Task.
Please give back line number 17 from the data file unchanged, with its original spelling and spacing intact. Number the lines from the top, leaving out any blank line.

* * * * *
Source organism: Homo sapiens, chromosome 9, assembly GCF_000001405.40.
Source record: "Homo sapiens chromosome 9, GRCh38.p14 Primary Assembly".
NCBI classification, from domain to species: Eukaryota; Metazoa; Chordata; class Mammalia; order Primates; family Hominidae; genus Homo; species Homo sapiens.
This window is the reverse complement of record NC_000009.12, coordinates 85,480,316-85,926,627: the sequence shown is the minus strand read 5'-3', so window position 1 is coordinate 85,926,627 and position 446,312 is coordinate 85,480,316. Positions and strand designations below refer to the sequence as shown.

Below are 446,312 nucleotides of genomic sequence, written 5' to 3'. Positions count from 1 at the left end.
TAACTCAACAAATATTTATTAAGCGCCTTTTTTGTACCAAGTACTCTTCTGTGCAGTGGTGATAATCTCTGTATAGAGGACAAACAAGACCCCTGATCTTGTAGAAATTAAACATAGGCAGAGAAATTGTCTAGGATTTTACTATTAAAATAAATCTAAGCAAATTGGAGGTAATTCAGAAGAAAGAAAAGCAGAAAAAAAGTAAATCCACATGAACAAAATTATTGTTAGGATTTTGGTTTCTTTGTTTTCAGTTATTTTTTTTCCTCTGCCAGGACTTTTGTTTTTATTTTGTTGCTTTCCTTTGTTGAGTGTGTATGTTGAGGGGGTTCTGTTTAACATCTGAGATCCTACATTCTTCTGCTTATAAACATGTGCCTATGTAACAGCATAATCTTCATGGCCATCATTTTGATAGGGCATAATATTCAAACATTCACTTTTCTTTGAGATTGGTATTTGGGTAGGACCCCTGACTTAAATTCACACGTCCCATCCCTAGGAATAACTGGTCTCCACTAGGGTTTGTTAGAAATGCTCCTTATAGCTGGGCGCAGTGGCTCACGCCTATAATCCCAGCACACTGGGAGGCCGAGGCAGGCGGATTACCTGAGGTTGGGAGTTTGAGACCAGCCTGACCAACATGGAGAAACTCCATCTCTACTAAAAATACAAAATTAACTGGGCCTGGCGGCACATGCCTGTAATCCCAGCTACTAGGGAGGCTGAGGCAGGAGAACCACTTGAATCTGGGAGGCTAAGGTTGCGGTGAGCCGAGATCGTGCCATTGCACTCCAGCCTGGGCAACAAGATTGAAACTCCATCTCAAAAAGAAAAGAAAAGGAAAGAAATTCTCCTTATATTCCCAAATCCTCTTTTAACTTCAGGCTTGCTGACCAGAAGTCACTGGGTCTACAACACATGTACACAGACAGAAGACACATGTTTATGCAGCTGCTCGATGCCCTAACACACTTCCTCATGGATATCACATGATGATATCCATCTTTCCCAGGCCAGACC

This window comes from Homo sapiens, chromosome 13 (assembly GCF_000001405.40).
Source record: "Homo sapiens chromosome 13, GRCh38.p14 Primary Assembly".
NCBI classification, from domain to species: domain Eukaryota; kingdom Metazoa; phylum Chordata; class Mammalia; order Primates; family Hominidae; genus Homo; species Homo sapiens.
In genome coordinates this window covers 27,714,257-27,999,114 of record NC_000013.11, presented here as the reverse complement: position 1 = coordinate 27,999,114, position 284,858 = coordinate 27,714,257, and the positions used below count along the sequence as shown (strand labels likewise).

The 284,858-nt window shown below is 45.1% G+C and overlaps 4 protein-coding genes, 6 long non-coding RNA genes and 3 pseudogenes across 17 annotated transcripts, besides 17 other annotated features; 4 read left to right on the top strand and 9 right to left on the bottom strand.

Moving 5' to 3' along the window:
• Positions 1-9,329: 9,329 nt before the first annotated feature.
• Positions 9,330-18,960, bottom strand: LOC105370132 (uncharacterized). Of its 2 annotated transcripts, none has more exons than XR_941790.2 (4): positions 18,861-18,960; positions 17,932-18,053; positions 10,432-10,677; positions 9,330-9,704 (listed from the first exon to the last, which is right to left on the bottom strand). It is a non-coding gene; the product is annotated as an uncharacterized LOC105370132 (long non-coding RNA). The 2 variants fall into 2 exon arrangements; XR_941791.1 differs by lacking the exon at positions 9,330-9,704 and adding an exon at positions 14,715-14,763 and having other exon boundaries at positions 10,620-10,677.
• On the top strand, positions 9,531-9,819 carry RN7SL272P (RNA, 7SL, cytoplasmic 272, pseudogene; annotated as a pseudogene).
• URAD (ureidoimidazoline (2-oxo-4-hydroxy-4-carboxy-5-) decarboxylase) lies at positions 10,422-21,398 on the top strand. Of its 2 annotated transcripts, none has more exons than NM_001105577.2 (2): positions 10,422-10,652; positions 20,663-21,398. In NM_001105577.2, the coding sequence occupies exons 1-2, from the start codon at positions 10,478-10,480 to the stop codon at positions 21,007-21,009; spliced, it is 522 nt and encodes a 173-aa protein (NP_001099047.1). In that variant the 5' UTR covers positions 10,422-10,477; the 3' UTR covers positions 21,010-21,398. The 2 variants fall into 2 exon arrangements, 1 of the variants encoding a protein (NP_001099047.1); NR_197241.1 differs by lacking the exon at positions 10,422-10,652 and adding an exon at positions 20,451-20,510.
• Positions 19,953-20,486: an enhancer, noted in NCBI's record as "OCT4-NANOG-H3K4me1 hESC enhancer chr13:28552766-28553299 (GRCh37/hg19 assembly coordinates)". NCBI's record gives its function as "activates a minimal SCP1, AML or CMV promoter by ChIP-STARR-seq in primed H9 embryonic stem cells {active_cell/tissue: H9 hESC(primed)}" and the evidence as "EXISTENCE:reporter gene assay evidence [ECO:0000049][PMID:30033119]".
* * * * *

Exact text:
• Positions 19,953-20,486: an enhancer, noted in NCBI's record as "OCT4-NANOG-H3K4me1 hESC enhancer chr13:28552766-28553299 (GRCh37/hg19 assembly coordinates)". NCBI's record gives its function as "activates a minimal SCP1, AML or CMV promoter by ChIP-STARR-seq in primed H9 embryonic stem cells {active_cell/tissue: H9 hESC(primed)}" and the evidence as "EXISTENCE:reporter gene assay evidence [ECO:0000049][PMID:30033119]".